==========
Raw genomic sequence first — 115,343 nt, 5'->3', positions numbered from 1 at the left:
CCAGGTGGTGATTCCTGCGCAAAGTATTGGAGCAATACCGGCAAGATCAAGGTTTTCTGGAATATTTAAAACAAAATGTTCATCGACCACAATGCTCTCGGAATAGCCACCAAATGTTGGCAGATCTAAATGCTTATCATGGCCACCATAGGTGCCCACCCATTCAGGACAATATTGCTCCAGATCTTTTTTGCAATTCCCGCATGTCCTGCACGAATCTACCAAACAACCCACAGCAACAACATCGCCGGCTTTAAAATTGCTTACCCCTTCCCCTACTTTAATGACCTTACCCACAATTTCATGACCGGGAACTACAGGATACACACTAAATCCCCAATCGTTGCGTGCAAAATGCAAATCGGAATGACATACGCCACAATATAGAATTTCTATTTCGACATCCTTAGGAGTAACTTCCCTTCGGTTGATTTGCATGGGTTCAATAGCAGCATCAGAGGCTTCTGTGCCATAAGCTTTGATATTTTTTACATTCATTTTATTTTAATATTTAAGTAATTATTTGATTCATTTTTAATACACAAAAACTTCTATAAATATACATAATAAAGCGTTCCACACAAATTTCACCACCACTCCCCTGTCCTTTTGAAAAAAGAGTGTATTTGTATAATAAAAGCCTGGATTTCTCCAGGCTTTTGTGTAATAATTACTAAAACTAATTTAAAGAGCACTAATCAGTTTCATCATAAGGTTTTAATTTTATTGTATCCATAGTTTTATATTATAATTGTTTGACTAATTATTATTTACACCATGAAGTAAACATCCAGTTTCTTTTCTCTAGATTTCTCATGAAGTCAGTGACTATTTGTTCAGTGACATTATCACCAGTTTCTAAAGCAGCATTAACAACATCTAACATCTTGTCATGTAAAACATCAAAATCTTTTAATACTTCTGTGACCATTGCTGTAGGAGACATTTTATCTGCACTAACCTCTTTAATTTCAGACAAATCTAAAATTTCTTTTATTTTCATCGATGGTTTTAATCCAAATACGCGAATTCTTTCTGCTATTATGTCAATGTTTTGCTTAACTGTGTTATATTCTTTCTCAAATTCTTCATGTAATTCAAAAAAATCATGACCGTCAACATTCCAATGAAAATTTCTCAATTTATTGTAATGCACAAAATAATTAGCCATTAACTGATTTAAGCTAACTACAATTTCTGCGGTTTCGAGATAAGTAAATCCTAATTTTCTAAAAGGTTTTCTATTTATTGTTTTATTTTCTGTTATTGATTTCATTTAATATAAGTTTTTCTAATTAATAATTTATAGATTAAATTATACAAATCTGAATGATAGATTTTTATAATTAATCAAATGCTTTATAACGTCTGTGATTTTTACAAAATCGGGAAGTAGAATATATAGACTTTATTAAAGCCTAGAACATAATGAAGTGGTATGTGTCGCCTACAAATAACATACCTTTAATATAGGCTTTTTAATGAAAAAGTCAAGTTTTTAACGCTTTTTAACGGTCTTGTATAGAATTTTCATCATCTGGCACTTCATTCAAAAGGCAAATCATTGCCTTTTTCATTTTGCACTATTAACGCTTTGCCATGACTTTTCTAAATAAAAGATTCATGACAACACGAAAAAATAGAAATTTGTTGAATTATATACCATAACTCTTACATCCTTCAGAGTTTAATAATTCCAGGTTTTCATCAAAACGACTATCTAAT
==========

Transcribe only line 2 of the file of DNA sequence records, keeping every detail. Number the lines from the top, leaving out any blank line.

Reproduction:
CCAGGTGGTGATTCCTGCGCAAAGTATTGGAGCAATACCGGCAAGATCAAGGTTTTCTGGAATATTTAAAACAAAATGTTCATCGACCACAATGCTCTCGGAATAGCCACCAAATGTTGGCAGATCTAAATGCTTATCATGGCCACCATAGGTGCCCACCCATTCAGGACAATATTGCTCCAGATCTTTTTTGCAATTCCCGCATGTCCTGCACGAATCTACCAAACAACCCACAGCAACAACATCGCCGGCTTTAAAATTGCTTACCCCTTCCCCTACTTTAATGACCTTACCCACAATTTCATGACCGGGAACTACAGGATACACACTAAATCCCCAATCGTTGCGTGCAAAATGCAAATCGGAATGACATACGCCACAATATAGAATTTCTATTTCGACATCCTTAGGAGTAACTTCCCTTCGGTTGATTTGCATGGGTTCAATAGCAGCATCAGAGGCTTCTGTGCCATAAGCTTTGATATTTTTTACATTCATTTTATTTTAATATTTAAGTAATTATTTGATTCATTTTTAATACACAAAAACTTCTATAAATATACATAATAAAGCGTTCCACACAAATTTCACCACCACTCCCCTGTCCTTTTGAAAAAAGAGTGTATTTGTATAATAAAAGCCTGGATTTCTCCAGGCTTTTGTGTAATAATTACTAAAACTAATTTAAAGAGCACTAATCAGTTTCATCATAAGGTTTTAATTTTATTGTATCCATAGTTTTATATTATAATTGTTTGACTAATTATTATTTACACCATGAAGTAAACATCCAGTTTCTTTTCTCTAGATTTCTCATGAAGTCAGTGACTATTTGTTCAGTGACATTATCACCAGTTTCTAAAGCAGCATTAACAACATCTAACATCTTGTCATGTAAAACATCAAAATCTTTTAATACTTCTGTGACCATTGCTGTAGGAGACATTTTATCTGCACTAACCTCTTTAATTTCAGACAAATCTAAAATTTCTTTTATTTTCATCGATGGTTTTAATCCAAATACGCGAATTCTTTCTGCTATTATGTCAATGTTTTGCTTAACTGTGTTATATTCTTTCTCAAATTCTTCATGTAATTCAAAAAAATCATGACCGTCAACATTCCAATGAAAATTTCTCAATTTATTGTAATGCACAAAATAATTAGCCATTAACTGATTTAAGCTAACTACAATTTCTGCGGTTTCGAGATAAGTAAATCCTAATTTTCTAAAAGGTTTTCTATTTATTGTTTTATTTTCTGTTATTGATTTCATTTAATATAAGTTTTTCTAATTAATAATTTATAGATTAAATTATACAAATCTGAATGATAGATTTTTATAATTAATCAAATGCTTTATAACGTCTGTGATTTTTACAAAATCGGGAAGTAGAATATATAGACTTTATTAAAGCCTAGAACATAATGAAGTGGTATGTGTCGCCTACAAATAACATACCTTTAATATAGGCTTTTTAATGAAAAAGTCAAGTTTTTAACGCTTTTTAACGGTCTTGTATAGAATTTTCATCATCTGGCACTTCATTCAAAAGGCAAATCATTGCCTTTTTCATTTTGCACTATTAACGCTTTGCCATGACTTTTCTAAATAAAAGATTCATGACAACACGAAAAAATAGAAATTTGTTGAATTATATACCATAACTCTTACATCCTTCAGAGTTTAATAATTCCAGGTTTTCATCAAAACGACTATCTAAT